Does God Want You to be Happy?
Does God want you to be happy?
I don’t believe God’s purpose is for us to be happy. It’s for us to be obedient and holy. He is developing our character, not making us comfortable.
Now, one of the great ironies of the Kingdom of God is that when we pursue holiness and obedience, happiness is often a natural by-product, but it’s not the actual purpose. Think of the many people in other countries who are persecuted and martyred for their faith. I think it’s safe to say that they’re not terribly concerned about being happy. And yet, they often have something that goes far beyond happiness–joy–as they are obedient and seek to live holy lives devoted to God in their circumstances.
Consider human parents. A good parent wants his child to be happy, but not at the expense of learning important lessons and building character. Sometimes, parents even have to allow pain in their children’s lives so they learn a lesson, develop a skill, or build their character.
“Endure hardship as discipline; God is treating you as sons. For what son is not disciplined by his father? If you are not disciplined (and everyone undergoes discipline), then you are illegitimate children and not true sons. Moreover, we have all had human fathers who disciplined us and we respected them for it. How much more should we submit to the Father of our spirits and live! Our fathers disciplined us for a little while as they thought best; but God disciplines us for our good, that we may share in his holiness. No discipline seems pleasant at the time, but painful. Later on, however, it produces a harvest of righteousness and peace for those who have been trained by it.” (Hebrews 12:7-11)
Notice that hardship is a form of discipline, and that discipline produces a harvest of righteousness and peace. Do you know what one of the results of righteousness can be? Here’s what King David said: “But may the righteous be glad and rejoice before God; may they be happy and joyful.” David described happiness as something that belongs to the righteous.
Some parents want their children to “be happy” above all else, and they’re easy to pick out—they’re the ones with the kids who are whining, screaming, throwing temper tantrums, demanding, etc. when they don’t get their own way. And aren’t those kids going to grow up to be productive members of society? Good parents discipline their children and create an environment to develop their character.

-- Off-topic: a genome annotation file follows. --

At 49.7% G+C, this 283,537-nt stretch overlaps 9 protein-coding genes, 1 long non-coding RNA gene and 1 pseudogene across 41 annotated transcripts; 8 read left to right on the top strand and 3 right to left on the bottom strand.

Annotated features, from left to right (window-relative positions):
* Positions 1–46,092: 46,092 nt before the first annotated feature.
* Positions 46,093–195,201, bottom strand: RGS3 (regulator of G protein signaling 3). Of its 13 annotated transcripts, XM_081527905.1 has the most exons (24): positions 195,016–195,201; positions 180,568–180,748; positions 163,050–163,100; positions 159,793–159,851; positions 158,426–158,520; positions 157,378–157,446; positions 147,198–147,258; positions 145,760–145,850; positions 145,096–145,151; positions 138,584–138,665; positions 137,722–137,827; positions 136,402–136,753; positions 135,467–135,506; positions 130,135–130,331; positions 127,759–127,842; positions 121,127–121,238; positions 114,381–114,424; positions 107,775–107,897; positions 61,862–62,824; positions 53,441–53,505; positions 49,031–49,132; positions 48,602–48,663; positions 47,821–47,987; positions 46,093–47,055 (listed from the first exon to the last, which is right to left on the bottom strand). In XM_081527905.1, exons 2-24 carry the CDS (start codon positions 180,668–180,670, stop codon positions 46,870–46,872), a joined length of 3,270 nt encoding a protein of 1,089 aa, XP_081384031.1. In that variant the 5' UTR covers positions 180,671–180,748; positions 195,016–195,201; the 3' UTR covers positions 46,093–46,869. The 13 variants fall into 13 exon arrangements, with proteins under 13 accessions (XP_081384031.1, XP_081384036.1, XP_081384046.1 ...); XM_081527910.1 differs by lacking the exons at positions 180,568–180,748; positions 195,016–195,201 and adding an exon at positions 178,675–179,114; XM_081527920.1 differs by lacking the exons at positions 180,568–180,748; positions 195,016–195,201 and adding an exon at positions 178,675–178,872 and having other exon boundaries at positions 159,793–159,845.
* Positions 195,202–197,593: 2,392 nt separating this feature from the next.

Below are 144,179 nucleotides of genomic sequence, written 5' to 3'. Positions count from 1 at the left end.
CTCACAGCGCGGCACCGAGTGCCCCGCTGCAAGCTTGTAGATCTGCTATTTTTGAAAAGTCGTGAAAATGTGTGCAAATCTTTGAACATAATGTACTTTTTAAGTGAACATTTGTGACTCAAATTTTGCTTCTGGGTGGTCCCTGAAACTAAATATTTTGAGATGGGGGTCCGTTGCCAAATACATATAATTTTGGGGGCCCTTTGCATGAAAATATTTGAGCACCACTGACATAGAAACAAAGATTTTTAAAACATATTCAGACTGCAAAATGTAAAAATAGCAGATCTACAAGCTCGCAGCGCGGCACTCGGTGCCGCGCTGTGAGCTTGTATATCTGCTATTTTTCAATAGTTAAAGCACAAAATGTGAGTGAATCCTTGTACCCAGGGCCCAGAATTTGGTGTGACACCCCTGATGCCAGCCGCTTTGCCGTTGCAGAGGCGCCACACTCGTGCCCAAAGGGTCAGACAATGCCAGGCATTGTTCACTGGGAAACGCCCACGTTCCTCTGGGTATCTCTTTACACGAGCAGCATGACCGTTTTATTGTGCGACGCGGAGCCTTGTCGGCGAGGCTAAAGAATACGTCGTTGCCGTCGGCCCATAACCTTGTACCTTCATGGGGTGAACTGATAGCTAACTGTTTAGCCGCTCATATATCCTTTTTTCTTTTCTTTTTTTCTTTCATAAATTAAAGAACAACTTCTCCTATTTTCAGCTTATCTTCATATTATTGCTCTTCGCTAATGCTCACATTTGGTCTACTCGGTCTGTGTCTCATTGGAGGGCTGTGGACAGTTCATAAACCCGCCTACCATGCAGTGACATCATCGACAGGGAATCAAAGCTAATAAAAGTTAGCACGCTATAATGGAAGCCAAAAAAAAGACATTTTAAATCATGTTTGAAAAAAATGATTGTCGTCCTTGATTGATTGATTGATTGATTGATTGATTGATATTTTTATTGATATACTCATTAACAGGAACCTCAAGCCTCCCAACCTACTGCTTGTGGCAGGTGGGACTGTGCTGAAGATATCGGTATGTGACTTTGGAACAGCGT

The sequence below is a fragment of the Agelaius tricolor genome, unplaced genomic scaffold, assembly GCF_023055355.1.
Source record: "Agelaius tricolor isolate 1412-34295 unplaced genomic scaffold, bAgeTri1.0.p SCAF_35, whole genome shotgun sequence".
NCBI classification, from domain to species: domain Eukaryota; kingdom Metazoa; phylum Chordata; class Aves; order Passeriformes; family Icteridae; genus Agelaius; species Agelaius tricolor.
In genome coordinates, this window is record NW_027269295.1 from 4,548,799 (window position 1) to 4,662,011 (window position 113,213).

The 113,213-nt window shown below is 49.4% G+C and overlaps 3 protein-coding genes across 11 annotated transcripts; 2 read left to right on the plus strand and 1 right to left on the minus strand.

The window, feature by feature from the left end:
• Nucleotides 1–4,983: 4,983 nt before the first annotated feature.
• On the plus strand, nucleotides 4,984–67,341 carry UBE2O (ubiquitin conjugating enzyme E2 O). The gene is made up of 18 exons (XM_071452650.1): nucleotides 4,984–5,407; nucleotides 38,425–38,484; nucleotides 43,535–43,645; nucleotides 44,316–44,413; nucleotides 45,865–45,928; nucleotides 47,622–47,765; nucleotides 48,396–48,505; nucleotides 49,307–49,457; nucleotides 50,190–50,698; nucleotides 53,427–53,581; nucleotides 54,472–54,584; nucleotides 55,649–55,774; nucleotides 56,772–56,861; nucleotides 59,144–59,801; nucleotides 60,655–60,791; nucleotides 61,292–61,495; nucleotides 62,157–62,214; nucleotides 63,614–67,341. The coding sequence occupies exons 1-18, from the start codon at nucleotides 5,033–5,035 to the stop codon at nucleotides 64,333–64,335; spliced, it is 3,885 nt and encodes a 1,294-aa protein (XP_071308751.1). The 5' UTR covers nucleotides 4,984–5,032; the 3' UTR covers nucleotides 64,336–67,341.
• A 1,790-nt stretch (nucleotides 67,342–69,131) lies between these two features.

I could (and probably will) write another post on what it means to “endure hardship”. For now, I’ll just say that it doesn’t mean to just simply resign yourself to your fate or your current circumstances. It is endurance with hope, continuing to actively obey despite resistance. Of course, there must also be discernment to know what is God’s discipline and what is a situation He wants you to escape or break free from.
It’s not the overall goal, but good parents still gives good gifts to their children for them to enjoy. They give them experiences that are fun and enjoyable. God does the same with us.
“Command those who are rich in this present world not to be arrogant nor to put their hope in wealth, which is so uncertain, but to put their hope in God, who richly provides us with everything for our enjoyment.” (1 Timothy 6:17)
Knowing God means knowing that He gives us gifts to enjoy. It also means knowing that He loves you and wants the very best for you–but “being happy” all the time or seeking to be happy as a primary goal isn’t the very best thing for you. What’s awesome, though, is as you follow God and seek to please and honor Him (out of love, not obligation), joy comes as a result. As children mature, we come to understand that growing up to be the kind of person our parents (and our Parent) are shaping us to be will yield more fulfillment, better character, and yes, even happiness.
Does God want you to be happy? Yes. But it comes as a result of obedience, service, and growing in Christlikeness.
Question: Do you more often experience happiness as a result of obedience or seeking after pleasure? How long does it last? Talk about it in the comments below, or on our Facebook page.